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1911 Encyclopædia Britannica/Montcalm de Saint Véran, Louis Joseph, Marquis de

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1911 Encyclopædia Britannica, Volume 18
Montcalm de Saint Véran, Louis Joseph, Marquis de

MONTCALM DE SAINT VÉRAN, LOUIS JOSEPH, Marquis de (1712-1759), French soldier, was born at Condiac near Nimes on the 28th of February 1712,[1] and entered the army in 1721, becoming captain in 1727. He saw active service under Berwick on the Rhine in 1733, and in 1743, having become a colonel of infantry, he served in Bohemia under Maillebois, Broglie and Belleisle. He became intimate with François de Chevert (1695-1769), the gallant defender of Prague, and in Italy repeatedly distinguished himself, being promoted brigadier in 1747, shortly before the disastrous action of Exilles, in which he was severely wounded. In 1749 he received the colonelcy of a cavalry regiment, and in 1756, with the rank of maréchal de camp, he was sent to command the French troops in Canada. In the third year of his command, having been meanwhile promoted lieutenant-general, he defended Quebec (q.v.) against General Wolfe. The celebrated siege ended with the battle of the Heights of Abraham (Sept. 12, 1759), in which Wolfe was killed and Montcalm mortally wounded. The French commander died two days later, while the place, with which his name and Wolfe's are for ever associated, was still in the hands of the garrison.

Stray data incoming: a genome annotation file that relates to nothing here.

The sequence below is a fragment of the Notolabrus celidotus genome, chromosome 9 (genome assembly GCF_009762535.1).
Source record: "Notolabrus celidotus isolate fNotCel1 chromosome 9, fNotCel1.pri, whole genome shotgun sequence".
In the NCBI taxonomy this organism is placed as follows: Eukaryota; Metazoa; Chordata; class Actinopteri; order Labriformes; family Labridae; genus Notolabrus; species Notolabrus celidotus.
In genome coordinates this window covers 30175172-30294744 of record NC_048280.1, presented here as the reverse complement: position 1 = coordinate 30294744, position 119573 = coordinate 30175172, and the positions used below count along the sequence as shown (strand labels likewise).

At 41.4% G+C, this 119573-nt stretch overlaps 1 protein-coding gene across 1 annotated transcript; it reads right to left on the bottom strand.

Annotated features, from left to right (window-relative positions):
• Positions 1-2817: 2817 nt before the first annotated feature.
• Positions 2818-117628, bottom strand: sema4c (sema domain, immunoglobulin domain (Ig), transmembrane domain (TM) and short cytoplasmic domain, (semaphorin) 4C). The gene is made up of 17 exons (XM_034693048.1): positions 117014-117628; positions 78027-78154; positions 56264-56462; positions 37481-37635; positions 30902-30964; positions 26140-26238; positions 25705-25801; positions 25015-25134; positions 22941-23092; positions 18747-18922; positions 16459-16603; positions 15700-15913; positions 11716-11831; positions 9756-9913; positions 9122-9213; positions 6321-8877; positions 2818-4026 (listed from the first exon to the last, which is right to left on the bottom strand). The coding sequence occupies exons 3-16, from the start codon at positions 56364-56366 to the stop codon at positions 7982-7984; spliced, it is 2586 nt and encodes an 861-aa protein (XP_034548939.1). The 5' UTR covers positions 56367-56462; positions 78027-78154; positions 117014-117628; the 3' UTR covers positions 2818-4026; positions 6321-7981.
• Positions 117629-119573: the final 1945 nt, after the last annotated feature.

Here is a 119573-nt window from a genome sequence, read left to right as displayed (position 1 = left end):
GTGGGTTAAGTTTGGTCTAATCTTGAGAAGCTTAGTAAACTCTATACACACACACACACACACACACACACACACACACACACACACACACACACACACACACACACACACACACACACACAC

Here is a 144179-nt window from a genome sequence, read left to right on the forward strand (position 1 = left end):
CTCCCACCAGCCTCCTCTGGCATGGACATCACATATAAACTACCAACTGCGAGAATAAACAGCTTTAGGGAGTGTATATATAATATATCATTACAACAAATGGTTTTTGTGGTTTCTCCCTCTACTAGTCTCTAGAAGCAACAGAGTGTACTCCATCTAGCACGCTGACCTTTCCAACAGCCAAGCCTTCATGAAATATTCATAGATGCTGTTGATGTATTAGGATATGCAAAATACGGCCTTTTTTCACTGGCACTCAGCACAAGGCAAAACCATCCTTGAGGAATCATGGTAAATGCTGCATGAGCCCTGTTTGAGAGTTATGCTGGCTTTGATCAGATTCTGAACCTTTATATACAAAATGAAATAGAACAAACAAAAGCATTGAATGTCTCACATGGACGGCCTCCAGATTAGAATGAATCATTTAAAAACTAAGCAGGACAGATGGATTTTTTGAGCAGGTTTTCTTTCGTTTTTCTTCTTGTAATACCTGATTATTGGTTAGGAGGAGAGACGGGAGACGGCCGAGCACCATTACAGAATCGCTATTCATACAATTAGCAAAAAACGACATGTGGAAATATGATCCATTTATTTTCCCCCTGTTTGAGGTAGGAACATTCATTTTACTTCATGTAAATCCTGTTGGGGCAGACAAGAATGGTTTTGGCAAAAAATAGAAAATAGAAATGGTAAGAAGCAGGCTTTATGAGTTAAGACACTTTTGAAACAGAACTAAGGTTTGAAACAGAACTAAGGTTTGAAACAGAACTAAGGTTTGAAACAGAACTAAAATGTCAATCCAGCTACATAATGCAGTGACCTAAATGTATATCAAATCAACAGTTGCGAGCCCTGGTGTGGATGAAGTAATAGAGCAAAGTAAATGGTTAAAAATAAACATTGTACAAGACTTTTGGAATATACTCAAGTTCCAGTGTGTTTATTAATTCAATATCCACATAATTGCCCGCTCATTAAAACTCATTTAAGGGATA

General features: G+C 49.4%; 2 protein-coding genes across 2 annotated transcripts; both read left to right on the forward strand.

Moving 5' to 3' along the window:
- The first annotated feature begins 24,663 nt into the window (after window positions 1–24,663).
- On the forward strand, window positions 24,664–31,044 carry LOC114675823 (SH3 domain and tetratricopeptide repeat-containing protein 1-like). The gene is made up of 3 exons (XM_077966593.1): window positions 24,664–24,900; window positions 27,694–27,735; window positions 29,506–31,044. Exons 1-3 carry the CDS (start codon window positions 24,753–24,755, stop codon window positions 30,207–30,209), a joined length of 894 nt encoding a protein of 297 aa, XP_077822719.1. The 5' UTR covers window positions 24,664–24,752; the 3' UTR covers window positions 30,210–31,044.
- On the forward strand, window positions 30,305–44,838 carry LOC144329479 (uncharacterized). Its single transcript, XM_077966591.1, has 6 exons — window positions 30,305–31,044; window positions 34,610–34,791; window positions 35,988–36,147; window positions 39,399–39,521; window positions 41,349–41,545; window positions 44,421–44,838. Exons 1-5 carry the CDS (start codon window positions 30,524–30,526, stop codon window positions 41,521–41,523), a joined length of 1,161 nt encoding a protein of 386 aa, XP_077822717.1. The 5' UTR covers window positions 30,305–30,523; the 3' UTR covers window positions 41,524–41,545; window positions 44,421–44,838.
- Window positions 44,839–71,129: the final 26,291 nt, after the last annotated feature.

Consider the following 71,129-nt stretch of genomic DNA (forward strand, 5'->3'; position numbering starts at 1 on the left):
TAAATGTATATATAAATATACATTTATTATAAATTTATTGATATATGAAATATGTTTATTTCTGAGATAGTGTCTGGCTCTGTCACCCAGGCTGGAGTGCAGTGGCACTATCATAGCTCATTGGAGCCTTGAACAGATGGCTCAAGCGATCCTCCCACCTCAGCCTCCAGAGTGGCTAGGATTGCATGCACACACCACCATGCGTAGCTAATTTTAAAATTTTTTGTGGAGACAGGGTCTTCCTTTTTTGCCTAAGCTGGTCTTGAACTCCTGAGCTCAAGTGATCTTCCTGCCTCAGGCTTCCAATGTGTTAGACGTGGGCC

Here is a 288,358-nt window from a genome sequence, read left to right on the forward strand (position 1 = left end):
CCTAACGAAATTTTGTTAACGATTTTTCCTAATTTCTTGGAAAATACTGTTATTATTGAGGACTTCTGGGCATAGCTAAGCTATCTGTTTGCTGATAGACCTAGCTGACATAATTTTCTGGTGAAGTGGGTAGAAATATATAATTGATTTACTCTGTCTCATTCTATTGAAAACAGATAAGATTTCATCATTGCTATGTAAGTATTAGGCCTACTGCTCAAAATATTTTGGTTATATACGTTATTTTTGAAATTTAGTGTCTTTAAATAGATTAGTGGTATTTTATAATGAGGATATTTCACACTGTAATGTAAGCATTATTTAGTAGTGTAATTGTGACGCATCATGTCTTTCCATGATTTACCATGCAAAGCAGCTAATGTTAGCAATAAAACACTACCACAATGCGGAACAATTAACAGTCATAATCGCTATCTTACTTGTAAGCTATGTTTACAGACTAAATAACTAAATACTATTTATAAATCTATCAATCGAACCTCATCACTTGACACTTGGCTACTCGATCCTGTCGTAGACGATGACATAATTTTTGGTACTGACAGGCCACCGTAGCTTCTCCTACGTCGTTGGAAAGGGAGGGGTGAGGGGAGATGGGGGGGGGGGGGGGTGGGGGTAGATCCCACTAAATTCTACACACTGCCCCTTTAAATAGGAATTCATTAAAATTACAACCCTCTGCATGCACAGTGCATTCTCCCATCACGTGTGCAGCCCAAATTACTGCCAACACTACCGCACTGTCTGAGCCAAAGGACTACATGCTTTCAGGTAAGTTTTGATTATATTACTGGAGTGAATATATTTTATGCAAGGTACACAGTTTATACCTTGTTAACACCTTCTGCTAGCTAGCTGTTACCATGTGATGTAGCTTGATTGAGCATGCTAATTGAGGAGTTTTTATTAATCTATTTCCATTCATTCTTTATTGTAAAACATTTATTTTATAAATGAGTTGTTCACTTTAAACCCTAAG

Bibliography. — See Canada: History; and Seven Years' War, also Parkman's Montcalm and Wolfe. The chief French authorities are Pinard, Chronologie militaire, v. 616 (1762); Montcalm et le Canada français, by F. Joubleau (Paris, 1874) and C. de Bonnechose (Paris, 1877); Le Moine, La Mémoire de Montcalm vengée (Montreal, 1889).


  1. A younger brother, Jean Louis Pierre (or Philippe) Elizabeth Montcalm de Condiac (1719-1726), was a child of astonishing precocity. At the age of four he read Latin; at six he understood Greek and Hebrew. It was for his benefit that the bureau typographique — a mechanism for teaching children reading, writing and arithmetic at the same time that it amused them — was contrived by their tutor Louis Dumas (1676-1744).